by Christine Avelar
Ladies (and gentlemen interested in the info for their ladies), this has been a tough blog to write.
Every time I sat down and wrote anything, I quickly got overwhelmed and deleted it. Everyone’s post-partum journey is hard in different ways—and many of the same ways. I’m in no way unique in my struggle, but sometimes I felt alone and hopefully sharing what I went through can help someone else feel like what they’re not alone, what they’re going through is common. I wanted to write “normal” there instead of “common,” but it feels like we shouldn’t be normalizing what this is like. Maybe if more of us spoke up about the urinary incontinence and ligament and joint changes and post-partum depression and sexual health challenges, then we all might get help sooner.
I also don’t have the luxury of putting my daughter in daycare while I train. We don’t have family in the area to help; it’s just my husband and I. That means finding harmony between taking care of ourselves and meeting our family’s needs is a constantly evolving art form that we, as parents, must maintain—for our health and and to set an example to our kids that we have worth too.
The biggest hurdle in my recovery and return to training has been post-partum urinary incontinence. I think this is more of an athlete-to-athlete conversation, because my incontinence is not something someone who isn’t as active would notice. I can do most things without experiencing it, except running.
At first, it would be immediate when I ran. It got slightly better over time, so that I would get maybe 10 min into a run before I would urinate on myself. I always wore tri shorts or capris while running and I didn’t realize how bad it was until the first time I tried to wear running shorts. I was on the treadmill at the gym on my lunch break from work and my thin running shorts were soaked within a few minutes. I was so mortified, I ended my work out. And that was still about six months post-partum.
I started asking around in some women-specific forums on Facebook. Everyone pointed me in the direction of pelvic floor physical therapy. Wait, what? I’d never heard of pelvic floor physical therapy despite my regular post-partum checkups with my OB/GYN and my complaints about the problem. All I had been told was it’s a “normal” post-partum complication and it would improve. At this point, I went to my general practitioner and he immediately referred me for pelvic floor PT.
So ladies, advocate for yourselves! Ask other women if you’re not sure, even if your doctor tells you it’s “normal.” After months of PT, I recovered to the point where I could run 30-40 minutes without urinating. I recently had my yearly check up with my OB/GYN and she is referring me to a surgeon for further evaluation and possible bladder sling surgery. I love running and it’s a huge bummer I can’t do it without peeing on myself. I’m not necessarily stoked to have surgery, but I want to be able to run again.
My second struggle was that I think I tried to come back to triathlon too soon. I was signed up for Cabo 70.3 five months post-partum, because I thought I could be one of those women who was back at full speed after only a couple of months. My body unfortunately had different capabilities than my mind.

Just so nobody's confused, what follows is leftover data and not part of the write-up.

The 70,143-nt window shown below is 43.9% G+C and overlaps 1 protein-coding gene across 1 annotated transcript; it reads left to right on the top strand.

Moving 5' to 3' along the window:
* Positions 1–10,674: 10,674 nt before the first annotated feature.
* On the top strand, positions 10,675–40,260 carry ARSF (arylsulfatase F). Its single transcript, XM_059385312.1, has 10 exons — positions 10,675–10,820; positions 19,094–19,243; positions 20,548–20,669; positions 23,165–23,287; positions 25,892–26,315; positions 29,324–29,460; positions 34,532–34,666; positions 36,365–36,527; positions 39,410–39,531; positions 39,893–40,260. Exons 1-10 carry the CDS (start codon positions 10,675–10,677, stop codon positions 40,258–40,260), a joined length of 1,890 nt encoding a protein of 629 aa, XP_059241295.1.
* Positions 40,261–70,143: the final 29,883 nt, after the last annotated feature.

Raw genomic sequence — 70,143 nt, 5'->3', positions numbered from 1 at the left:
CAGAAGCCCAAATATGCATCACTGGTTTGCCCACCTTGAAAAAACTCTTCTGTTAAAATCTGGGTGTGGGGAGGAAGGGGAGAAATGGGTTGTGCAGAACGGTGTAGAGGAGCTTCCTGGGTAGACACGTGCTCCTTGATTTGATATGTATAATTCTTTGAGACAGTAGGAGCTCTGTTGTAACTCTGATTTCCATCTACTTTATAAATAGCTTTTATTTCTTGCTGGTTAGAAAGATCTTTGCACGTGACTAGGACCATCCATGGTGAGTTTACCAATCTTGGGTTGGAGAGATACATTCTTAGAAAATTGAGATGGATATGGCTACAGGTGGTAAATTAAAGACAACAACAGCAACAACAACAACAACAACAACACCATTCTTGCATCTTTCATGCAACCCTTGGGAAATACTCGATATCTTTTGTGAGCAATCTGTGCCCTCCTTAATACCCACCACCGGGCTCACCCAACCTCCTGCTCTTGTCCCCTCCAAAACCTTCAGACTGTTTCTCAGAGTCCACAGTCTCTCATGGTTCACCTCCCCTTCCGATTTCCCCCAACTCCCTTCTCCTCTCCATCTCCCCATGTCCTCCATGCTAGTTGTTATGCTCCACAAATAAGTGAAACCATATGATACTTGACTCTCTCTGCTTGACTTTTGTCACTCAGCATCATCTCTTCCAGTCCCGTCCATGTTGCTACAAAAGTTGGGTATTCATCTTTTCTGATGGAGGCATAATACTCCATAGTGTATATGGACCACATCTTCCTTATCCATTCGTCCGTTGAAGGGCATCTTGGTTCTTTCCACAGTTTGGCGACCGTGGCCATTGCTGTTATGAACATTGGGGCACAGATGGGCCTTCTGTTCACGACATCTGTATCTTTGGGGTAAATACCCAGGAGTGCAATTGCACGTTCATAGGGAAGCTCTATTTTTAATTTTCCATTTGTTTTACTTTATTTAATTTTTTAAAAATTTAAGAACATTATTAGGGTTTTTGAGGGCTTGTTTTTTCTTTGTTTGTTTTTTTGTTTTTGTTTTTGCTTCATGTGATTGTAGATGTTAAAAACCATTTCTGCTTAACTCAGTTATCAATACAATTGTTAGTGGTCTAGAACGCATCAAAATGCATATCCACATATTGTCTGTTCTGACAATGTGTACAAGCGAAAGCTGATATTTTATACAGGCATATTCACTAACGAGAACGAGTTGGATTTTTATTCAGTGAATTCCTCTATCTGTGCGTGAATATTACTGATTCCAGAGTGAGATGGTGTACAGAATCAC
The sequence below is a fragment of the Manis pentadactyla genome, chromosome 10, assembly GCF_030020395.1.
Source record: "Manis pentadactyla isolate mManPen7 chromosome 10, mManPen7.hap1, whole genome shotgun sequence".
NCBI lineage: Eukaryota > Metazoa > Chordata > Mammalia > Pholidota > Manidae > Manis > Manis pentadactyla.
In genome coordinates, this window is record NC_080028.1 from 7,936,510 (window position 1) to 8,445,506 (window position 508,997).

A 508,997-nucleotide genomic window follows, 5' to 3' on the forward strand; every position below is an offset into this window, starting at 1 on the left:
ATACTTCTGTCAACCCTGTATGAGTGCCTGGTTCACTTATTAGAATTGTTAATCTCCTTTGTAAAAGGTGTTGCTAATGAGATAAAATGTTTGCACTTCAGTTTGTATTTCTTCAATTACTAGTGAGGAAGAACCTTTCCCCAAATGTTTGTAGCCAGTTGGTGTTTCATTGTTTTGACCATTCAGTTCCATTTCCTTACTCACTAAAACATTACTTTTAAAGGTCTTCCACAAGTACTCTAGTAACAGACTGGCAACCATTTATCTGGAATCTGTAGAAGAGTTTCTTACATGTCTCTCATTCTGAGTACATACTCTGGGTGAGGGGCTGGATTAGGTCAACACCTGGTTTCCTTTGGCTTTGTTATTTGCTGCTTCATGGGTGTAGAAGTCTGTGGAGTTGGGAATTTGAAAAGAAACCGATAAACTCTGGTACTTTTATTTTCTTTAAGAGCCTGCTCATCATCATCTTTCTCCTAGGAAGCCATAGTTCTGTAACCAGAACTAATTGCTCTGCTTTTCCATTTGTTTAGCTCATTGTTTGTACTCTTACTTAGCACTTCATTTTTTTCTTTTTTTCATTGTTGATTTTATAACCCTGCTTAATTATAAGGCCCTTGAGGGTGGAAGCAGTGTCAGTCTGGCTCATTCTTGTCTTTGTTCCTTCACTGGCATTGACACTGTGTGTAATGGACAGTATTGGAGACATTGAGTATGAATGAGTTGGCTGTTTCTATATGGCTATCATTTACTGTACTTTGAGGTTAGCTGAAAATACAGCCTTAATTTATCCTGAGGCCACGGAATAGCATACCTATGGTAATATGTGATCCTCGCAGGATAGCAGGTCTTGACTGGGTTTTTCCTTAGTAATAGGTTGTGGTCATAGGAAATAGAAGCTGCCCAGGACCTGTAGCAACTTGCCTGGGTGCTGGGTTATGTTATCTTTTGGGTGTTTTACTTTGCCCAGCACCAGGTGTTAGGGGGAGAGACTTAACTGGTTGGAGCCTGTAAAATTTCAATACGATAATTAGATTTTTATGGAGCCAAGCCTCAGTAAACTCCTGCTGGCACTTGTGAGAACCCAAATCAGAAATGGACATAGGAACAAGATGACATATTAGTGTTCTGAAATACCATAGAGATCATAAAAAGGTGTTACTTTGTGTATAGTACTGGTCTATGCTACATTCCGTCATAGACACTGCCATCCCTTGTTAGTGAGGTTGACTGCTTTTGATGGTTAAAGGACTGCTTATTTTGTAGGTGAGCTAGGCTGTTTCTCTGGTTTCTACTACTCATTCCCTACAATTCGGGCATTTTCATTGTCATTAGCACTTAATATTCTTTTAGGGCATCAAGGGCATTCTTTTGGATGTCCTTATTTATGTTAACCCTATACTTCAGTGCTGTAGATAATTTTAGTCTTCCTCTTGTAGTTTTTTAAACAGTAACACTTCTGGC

My body did not want to lose the pregnancy weight and so I felt sluggish and run down. As a result, I didn’t enjoy exercising and would dread some sessions because I knew how terrible I would feel. I think this also had some to do with the fact that having a new baby is freaking exhausting! And piling on by trying to train and race like I did two or three years ago was a recipe for anxiety and disappointment. In retrospect, I wish I had taken it a little slower and been more patient with myself and my body.
Finally, I just want to mention a little about post-partum mental health. I didn’t have post-partum depression, per se, but I did have regular old depression. I’ve battled it my entire life and only in the last few years when I’ve found talk therapy and medications have I really felt like I’m living better.
After giving birth, I fell into the trap of pushing myself into being who I was prior to being a mother. To some degree that’s good, you should stay true to you, but on the other side of the coin is the reality that you and your life will never be the same. I couldn’t accept that, and for a long time I tried to fit my little girl into my life without giving in a little too. I couldn’t understand why I was technically sleeping the same amount as when I worked full-time and raced professionally, but I seemed so much more exhausted. I mean, I was just staying home all day, so why couldn’t I keep training like before?
But the mental energy you’re using when you have a baby at home far outweighs that of working and training full-time. As difficult as it is to work 40+ hours and train 15-20 hours, you can get a break from those things. You can rest and binge watch Netflix on your days off. The only quiet time I have for myself now is after everyone else is asleep—so about 11 p.m. to 1 a.m. (depending on if my husband is working late or traveling). I know I should go to sleep, but I often stay up until 1 a.m. just to recharge my introvert batteries. I read a book or play games on my iPad or watch a show on Netflix. I feel guilty about it, but it’s what I need to survive, and survival is sometimes all you can ask for when your babies are little. I’ve also taken a step back from structured training and racing. It was such a hard choice to make, but I’m happier now that I’ve accepted I’m not someone who is going to win an Ironman six months after giving birth. I’m just me and if it takes me years and years to get back to Ironman, that’s OK too.
Christine Avelar is a Kona and pro-qualifying ironwoman who, in addition to raising daughter Isla, works as a veterinarian in her day (and night!) job.